3. Patients having a major cognitive impairment and/or severe depression must be screened as they are not suitable candidates for DBS.

Hence the ideal PD patients suitable for DBS are younger, have little or no cognitive impairment, have fluctuating motor symptoms and are at high functioning when their medications are optimised.

Mechanism of DBS

The exact mechanism of action of DBS is yet unknown. Some of the postulated mechanisms are as follows:

  • Microlesion
  • “Jamming” or disrupting networks
  • Depolarisation Blocks
  • Preferential large axon activation
  • Stimulation-induced release of GABA, Adenosine
  • Stimulation-induced modulation of pathological network activity
  • Activation and excitation of the target nucleus
  • Increased ATP release followed by accumulation of its catabolic product, Adenosine

Targets for DBS in PD

The STN (Subthalamic Nucleus) and GPi (Globus Pallidus interna) are the currently preferred targets for DBS in medication-refractory PD. The advantages and disadvantages of stimulating both these areas are summarised in the table below:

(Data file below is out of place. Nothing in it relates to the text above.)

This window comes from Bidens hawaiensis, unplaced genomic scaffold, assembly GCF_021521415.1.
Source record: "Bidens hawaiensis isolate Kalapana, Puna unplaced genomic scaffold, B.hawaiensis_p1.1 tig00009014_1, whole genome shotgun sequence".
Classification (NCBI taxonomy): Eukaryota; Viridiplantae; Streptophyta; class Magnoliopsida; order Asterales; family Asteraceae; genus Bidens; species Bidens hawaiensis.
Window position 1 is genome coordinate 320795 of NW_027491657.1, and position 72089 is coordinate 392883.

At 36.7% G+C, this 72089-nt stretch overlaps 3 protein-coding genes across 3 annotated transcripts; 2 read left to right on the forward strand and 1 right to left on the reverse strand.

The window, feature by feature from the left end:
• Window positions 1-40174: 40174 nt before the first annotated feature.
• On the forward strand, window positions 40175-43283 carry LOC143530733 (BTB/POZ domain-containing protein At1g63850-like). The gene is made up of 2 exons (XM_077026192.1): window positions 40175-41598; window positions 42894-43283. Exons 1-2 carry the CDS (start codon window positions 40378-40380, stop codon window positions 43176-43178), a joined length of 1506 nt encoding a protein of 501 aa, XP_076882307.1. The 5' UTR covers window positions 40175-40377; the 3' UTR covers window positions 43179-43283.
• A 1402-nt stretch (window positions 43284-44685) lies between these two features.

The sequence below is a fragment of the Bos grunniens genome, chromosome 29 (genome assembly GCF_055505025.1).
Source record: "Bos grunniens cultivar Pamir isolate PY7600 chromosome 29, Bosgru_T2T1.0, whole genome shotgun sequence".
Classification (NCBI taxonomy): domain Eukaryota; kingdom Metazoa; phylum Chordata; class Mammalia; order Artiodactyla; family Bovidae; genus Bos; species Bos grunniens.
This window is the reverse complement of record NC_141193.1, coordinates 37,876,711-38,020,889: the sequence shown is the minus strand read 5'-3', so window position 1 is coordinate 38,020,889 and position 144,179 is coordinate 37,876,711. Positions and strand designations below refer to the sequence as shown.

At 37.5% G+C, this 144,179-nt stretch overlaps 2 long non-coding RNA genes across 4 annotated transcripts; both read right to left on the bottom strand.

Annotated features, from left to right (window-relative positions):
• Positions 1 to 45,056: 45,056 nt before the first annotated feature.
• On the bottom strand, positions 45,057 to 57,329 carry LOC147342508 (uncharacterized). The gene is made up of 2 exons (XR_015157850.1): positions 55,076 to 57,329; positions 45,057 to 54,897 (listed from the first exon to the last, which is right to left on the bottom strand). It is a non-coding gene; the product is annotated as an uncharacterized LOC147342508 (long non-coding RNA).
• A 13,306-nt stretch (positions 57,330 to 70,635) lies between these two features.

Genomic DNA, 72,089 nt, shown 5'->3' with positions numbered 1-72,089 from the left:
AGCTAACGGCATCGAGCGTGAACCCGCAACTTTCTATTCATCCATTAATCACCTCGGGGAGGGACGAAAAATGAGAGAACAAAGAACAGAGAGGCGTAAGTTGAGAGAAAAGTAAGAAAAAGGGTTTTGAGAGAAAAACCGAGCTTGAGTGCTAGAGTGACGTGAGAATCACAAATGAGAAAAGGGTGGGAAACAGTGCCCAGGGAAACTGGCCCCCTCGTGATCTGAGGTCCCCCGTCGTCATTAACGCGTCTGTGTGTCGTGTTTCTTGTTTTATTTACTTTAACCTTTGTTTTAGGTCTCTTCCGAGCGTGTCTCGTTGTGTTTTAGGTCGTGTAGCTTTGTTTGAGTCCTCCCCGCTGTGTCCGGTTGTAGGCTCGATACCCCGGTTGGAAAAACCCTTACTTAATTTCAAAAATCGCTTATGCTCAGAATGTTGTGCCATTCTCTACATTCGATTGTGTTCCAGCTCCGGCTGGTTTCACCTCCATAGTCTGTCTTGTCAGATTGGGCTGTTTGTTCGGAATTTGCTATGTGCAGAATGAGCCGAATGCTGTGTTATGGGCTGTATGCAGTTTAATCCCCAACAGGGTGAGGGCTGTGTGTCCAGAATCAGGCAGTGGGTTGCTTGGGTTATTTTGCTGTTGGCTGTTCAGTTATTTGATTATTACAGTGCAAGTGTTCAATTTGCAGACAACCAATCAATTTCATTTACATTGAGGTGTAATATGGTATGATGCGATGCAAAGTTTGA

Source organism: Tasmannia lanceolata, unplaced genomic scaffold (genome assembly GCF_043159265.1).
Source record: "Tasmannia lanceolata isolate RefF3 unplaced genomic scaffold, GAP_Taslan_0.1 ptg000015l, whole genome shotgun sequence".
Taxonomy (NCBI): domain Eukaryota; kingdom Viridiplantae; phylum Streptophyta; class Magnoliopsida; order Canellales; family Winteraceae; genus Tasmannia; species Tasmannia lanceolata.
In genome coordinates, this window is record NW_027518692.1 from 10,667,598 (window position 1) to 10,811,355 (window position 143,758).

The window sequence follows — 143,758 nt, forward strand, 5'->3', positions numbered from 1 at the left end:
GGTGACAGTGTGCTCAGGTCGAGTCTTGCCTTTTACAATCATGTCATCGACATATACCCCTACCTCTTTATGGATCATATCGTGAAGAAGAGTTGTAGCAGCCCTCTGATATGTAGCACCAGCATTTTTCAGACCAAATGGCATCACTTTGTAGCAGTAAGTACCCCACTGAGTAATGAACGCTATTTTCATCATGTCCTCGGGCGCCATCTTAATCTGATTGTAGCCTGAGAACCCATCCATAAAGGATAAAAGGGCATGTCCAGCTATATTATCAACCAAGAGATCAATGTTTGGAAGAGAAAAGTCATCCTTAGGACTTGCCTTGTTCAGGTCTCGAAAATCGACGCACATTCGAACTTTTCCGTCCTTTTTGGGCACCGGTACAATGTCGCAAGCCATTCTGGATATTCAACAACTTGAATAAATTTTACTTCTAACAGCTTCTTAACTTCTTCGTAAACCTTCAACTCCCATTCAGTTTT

DBS procedure (in brief)

The selected patient undergoes a baseline high-resolution MRI of the brain to identify the stereotactic target. Dopaminergic medications are stopped 12 hours before the procedure.

A stereotactic head frame is placed on the patient’s head under local anaesthesia. Using reference points from brain imaging, this frame is used to create a virtual three-dimensional space which is used to identify the desired target.

Various neurophysiological techniques (e.g. microelectrode recording (MER), microelectrode stimulation and macro electrode stimulation) are used by various centres to ensure correct mapping of the target region.

The nuclei of the basal ganglia region (STN, thalamus, GPi) have a sensorimotor region which needs to be accurately stimulated by the electrode to avoid untoward neuropsychiatric side effects. Also, stimulation of surrounding tracts and white matter should be avoided.

The DBS lead is placed in the target location and subsequently macro stimulation is performed to check for effects and side effects.

Commonly observed side effects due to stimulation of adjacent structures include:

  • Twitching or tonic contractions of the face or limbs (internal capsule)
  • Dysarthria (corticobulbar fibres)
  • Paresthesias (medial lemniscus or sensory areas)
  • Unilateral pupillary changes or eye deviation (tracts involving ocular function)
  • Phosphenes/flashes of light (optic tract region)